Cyber Crime: How to Prevent an Attack and Mitigate Damage
Security

 Author(s): , Posted on June 6th, 2011

Over the past couple of weeks, we’ve seen reports of major defense contractors and systems integrators being the target of sophisticated cyber-attacks that appear to have leveraged vulnerabilities created from the RSA SecureID hack. In March, RSA notified SecureID customers that the company discovered an ongoing sophisticated attack targeting its internal systems.

The attack resulted in attackers extracting information from RSA’s systems — specifically the “secret seed” data used to generate the one-time passwords for RSA SecureID tokens — which hackers used to initiate subsequent attacks.

As the number and severity of attacks continues to rise, many organizations are worried. If these types of cyber attacks can happen to some of the most secure organizations in the world, are we as secure as we should be?

The first step to preventing a cyber attack is to make sure you have a mitigation plan in place. Part of the plan should include an IT solution map of IT assets, to fully illustrate the relationship between IT security vulnerabilities and the potential business impact of an attack on them. This helps allocate budget, and ensure your most mission-critical data is backed up most often. A colleague of mine, Walt Leach, has written on this subject for the Economist Intelligence Unit.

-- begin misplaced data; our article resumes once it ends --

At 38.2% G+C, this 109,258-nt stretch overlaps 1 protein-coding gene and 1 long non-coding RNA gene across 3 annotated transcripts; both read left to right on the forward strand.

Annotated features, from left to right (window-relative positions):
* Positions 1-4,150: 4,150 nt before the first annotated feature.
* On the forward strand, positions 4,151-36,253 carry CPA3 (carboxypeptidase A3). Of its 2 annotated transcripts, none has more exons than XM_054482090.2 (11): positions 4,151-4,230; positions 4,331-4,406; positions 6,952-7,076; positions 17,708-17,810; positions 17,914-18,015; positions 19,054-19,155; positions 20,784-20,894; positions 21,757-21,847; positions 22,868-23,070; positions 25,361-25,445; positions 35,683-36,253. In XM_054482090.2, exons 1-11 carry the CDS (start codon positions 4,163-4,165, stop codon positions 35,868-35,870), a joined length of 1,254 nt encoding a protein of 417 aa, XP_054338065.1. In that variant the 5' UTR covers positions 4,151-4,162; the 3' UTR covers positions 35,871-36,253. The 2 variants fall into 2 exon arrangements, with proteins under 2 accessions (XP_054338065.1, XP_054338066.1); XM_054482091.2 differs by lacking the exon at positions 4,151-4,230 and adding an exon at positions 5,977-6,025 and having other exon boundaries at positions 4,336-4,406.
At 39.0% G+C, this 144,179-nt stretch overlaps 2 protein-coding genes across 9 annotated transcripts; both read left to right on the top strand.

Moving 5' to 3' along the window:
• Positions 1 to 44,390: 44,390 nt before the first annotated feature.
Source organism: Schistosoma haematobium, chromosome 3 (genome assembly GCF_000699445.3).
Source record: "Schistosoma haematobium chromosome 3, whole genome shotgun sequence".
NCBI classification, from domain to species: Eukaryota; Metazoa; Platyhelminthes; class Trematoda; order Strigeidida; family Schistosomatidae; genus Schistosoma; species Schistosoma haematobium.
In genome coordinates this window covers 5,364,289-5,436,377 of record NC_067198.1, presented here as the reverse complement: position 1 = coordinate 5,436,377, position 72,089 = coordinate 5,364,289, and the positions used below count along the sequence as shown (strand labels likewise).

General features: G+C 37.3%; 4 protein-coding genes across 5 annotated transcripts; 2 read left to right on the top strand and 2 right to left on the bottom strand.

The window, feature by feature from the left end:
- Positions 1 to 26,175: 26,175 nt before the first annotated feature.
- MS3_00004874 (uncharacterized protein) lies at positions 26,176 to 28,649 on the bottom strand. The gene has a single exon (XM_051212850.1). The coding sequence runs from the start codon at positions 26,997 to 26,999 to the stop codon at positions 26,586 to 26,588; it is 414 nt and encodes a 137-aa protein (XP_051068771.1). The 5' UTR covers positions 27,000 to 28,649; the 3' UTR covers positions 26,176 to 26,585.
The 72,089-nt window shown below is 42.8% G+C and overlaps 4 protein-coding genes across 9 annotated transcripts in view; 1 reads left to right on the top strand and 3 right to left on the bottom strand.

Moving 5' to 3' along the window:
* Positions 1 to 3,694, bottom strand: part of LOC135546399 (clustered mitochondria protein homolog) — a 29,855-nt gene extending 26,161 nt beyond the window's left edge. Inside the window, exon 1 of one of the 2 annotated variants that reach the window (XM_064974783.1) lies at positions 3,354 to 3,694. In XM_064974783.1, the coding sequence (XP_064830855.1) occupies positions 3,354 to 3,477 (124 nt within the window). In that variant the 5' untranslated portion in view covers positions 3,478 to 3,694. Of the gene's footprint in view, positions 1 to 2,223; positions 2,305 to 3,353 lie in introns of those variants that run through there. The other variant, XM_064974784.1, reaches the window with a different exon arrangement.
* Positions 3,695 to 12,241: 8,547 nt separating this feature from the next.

Here are a few more suggestions for elements to include in your mitigation plan:

  • Maintain an open dialogue with the provider of the solution under attack. It appears that RSA is making significant efforts to keep customers informed. Discuss your security concerns with the vendor involved to understand the full risks to your organization.
  • Be prepared for an extended investigation. Investigating sophisticated cyber-attacks can take several months. Security professionals will need time to analyze data and deconstruct the attack. Put measures in place to ensure you are engaged until the final report is issued.
  • Inform your user base. Users should be made aware of the incident and possible implications and be instructed to maintain a heightened sense of awareness.
  • Evaluate your internal systems. Regular evaluations of your internal information systems should be an embedded process. Review the information systems protection levels for both operating systems and applications. Make sure that all applicable security patches are installed, and review the configurations of access control systems for appropriate segregation and least privilege.

It’s important to keep in mind that mitigation plans need to be continually updated, as cyber attacks will become increasingly more intelligent. If you are unsure of how to start protecting your assets from cyber attacks, vendors such as Unisys can help you develop mitigation plans to ensure your data is safe.

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